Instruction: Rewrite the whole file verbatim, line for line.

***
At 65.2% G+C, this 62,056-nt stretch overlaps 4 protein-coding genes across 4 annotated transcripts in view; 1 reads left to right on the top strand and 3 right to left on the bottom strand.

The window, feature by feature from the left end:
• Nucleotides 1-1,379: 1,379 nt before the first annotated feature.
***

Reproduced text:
At 65.2% G+C, this 62,056-nt stretch overlaps 4 protein-coding genes across 4 annotated transcripts in view; 1 reads left to right on the top strand and 3 right to left on the bottom strand.

The window, feature by feature from the left end:
• Nucleotides 1-1,379: 1,379 nt before the first annotated feature.